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Compression Moulding

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Moulding Through Compression

Compression Moulding describes the forming process in which an elastomer profile is placed directly in a heated mould, then softened by heat, and forced to conform to the shape of the mould as the press closes the mould.

The presses are mostly hydraulically driven and can be either ‘upstroking’, where the lower platen moves up and the upper platen is fixed, or ‘downstroking’ where the upper platen is driven downwards and the lower platen is fixed.

A curing process takes place within the cavity, which ‘fixes’ the shape of the product. Once this is complete, the mould is opened and the product removed and allowed to cool.

During this process, the product dimensions will shrink until it arrives at its final dimensions, and we take this shrinkage into consideration when designing our moulds.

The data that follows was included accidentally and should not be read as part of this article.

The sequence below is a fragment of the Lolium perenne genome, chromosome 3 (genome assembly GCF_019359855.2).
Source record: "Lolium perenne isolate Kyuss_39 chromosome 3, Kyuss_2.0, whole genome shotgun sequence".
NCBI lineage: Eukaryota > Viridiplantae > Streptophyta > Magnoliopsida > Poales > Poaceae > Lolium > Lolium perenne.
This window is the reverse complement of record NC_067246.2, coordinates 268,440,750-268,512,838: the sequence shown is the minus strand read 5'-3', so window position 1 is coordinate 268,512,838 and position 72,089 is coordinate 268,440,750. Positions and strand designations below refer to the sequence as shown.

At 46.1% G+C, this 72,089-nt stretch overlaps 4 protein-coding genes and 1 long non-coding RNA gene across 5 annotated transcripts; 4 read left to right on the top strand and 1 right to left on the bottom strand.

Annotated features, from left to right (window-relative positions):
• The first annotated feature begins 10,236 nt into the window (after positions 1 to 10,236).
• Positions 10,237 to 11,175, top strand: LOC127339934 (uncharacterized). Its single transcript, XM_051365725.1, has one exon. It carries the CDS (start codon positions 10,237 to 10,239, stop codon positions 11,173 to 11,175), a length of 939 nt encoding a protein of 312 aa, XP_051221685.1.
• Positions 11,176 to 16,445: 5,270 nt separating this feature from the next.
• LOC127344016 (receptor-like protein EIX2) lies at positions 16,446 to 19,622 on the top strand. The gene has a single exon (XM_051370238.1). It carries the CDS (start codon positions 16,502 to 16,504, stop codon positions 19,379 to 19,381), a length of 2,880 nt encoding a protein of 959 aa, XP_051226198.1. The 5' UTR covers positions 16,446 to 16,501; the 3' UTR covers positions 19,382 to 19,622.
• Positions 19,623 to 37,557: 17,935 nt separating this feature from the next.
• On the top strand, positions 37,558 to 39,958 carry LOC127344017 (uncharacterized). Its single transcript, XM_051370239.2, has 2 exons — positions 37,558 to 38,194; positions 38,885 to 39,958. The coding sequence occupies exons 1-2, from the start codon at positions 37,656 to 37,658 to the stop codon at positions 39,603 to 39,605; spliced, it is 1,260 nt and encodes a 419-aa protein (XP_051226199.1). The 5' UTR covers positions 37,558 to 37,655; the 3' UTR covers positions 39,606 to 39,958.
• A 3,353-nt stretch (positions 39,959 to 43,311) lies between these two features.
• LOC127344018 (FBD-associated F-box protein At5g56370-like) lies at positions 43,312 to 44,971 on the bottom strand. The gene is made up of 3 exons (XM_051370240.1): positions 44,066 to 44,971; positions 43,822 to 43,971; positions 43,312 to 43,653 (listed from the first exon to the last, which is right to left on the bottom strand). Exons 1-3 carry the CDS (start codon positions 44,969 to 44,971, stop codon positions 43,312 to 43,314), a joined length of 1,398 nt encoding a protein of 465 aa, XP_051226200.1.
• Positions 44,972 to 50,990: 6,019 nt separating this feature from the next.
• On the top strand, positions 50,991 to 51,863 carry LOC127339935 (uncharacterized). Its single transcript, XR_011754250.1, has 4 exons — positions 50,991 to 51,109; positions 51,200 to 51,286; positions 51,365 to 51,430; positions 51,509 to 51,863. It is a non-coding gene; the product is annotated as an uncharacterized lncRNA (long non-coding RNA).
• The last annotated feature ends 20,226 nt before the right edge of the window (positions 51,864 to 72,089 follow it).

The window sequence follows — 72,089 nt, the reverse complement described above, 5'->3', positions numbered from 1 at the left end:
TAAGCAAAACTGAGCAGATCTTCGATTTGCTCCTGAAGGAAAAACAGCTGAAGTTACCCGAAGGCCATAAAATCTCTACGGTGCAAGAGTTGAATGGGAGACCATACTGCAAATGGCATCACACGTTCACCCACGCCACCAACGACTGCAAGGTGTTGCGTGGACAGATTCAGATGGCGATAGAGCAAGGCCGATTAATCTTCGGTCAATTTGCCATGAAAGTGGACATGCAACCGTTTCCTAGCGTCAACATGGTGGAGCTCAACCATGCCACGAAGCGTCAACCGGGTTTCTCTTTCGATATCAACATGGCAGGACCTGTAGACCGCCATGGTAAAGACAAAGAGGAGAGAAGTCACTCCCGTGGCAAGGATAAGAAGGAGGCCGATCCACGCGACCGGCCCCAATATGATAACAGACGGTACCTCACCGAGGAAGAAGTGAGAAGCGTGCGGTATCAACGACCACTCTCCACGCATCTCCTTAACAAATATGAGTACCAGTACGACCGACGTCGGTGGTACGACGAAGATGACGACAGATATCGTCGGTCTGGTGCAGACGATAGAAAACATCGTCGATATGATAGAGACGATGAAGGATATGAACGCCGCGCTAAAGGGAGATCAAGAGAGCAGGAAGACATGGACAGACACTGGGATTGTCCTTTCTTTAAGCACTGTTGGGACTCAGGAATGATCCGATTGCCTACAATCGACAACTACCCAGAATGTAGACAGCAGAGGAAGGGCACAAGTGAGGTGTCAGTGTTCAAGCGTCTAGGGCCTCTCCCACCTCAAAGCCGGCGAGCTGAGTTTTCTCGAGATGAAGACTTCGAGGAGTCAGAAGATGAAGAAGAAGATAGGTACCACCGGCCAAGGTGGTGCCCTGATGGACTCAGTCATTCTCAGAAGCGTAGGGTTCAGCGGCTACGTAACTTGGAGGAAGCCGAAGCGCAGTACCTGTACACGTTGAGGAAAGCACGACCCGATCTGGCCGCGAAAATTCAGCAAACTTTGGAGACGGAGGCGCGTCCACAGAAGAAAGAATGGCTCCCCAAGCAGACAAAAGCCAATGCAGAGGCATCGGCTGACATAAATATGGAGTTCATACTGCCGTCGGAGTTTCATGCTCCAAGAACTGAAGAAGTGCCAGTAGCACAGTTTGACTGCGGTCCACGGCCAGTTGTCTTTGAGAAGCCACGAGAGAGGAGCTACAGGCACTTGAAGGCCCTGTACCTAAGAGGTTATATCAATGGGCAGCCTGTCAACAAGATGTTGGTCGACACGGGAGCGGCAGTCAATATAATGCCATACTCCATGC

compression moulding diagram

Frequently Asked Questions

For compression moulding projects, we recommend considering materials like Silicone, EPDM, or Perfluoroelastomer Rubber (FFKM), depending on your application’s specific requirements. Silicone offers excellent flexibility and thermal resistance, EPDM is great for outdoor applications due to its weather resistance, and FFKM provides exceptional chemical and heat resistance for high-demand environments. Choosing the right material is vital for your project’s success, and our team at Keaflex is here to help guide you through this selection process based on your project’s needs. For more detailed guidance, please reach out to us directly.